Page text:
Chapters 33-34 of Exodus deal with the aftermath of Israel's sin with the golden calf. Because the people have rejected God by worshiping the gods of Egypt and/or worshiping God in the way he said not to, God has decided not to go with them to the promised land. He will continue bless them but will not live with them in the tabernacle as a visible presence. The people and Moses are devastated by this news. They realize that God's presence is the only thing that distinguishes them and makes them a viable people. Thus, Moses negotiates with God to continue his presence with them. God agrees to do this and renews the covenant with the nation based on Moses' acts as mediator and his covenant promises. God then shows his goodness to Moses and gives the reason he is willing to do this: His character is to be a God of compassion, mercy, patience, covenant love, forgiveness who is jealous to maintain this unique and privileged relationship. This revelation is a key insight into God's character that is referenced over and over in subsequent scriptures. Israel's responsibility would be a commitment to regular corporate worship, resting in God and giving their best to Him.

This is what happens when we worship other gods, especially gods that we can see and touch. Rather than bringing us closer to God, our idols take us farther away...What preoccupies our thoughts? What do we treasure in our hearts? God wants to fill our lives with his presence. But when we carry other things around with us, pursuing them by day and thinking about them at night, there is no room left for God. Exodus 33.1-11, 1020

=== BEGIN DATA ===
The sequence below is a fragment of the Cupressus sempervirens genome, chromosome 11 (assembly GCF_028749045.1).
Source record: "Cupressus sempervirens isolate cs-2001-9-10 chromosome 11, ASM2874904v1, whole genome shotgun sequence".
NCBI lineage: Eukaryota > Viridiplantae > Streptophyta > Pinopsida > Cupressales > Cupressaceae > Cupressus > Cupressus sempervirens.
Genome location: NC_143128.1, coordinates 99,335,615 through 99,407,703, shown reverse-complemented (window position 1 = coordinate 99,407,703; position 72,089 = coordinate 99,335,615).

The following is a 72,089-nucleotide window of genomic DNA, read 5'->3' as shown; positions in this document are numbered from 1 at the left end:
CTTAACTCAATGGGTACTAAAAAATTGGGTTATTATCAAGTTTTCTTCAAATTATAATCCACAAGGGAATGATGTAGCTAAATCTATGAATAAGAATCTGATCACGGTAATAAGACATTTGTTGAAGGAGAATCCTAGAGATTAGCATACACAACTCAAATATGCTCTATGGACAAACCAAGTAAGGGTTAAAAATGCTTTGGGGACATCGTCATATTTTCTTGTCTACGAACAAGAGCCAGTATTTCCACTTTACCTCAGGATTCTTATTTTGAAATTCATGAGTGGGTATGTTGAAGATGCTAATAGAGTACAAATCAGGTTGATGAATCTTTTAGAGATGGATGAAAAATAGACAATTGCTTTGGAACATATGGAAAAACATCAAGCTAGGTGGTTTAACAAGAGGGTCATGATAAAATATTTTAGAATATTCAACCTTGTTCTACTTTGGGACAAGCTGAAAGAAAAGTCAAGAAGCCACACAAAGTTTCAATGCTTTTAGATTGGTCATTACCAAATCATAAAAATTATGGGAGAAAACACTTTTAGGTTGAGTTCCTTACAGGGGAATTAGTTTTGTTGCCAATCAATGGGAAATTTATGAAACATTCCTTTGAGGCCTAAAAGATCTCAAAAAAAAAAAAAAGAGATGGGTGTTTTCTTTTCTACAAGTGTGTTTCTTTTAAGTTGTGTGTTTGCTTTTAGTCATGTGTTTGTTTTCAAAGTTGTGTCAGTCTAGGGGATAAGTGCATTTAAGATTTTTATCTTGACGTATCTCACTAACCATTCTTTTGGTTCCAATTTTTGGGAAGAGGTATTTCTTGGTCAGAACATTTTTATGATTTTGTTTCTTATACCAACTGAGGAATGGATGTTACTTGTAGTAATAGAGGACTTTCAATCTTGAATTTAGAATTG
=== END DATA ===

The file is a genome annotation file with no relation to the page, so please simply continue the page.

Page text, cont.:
As we study the history of salvation, we see God always moving in the direction of closer intimacy with his people. He is always seeking to restore the intimate fellowship we lost through sin. All through Exodus he is trying to find a way to dwell with his people. He can’t do it in Exodus 33, but he hasn’t given up yet either. He is still meeting with Moses. Soon he will go ahead with his plans for the tabernacle. And by the end of Exodus he will come down to dwell with his people in glory. , Exodus 33.1-11, 1026–1027

(God) proclaimed in word what he had already demonstrated in deed, that he is “the LORD, the LORD, the compassionate and gracious God, slow to anger, abounding in love and faithfulness, maintaining love to thousands, and forgiving wickedness, rebellion and sin” (Exod. 34:5–7a). This is the God who saved Israel. He is the only God who could have done it. No other god could have saved people like them. Exodus 34.1-7, 1045

Moses made a new set of tablets (Exod. 34:1). Then, under the inspiration of God, he rewrote the Ten Commandments, putting the same words on new tablets (Exod. 34:28). This was all very reassuring because it meant that God remained committed to his people. He still wanted to have a relationship with them, even after they had sinned. And the way to reassure them of all this was to remind them of the covenant. Whenever we have any doubts about the love of God, all we need to do is go back to the promises he has made to us in the covenant.  Exodus 34.8-17, 1053

To love is to give. Thus it is not surprising that when he was teaching the Israelites how to love, God told them to give him the very best they had to offer, starting with their livestock. Exodus 34.18-28, 1067

Meeting with God had a remarkable effect on Moses. Every time he had an audience with the King of kings, he came away glorious. This shows that it is possible for sinners to shine with the rays of God’s reflected majesty. Being with God has a transforming effect on people. No one who meets God by faith is ever the same again, because when we see God as he is, we become like what he is. Exodus 34.29-35, 1075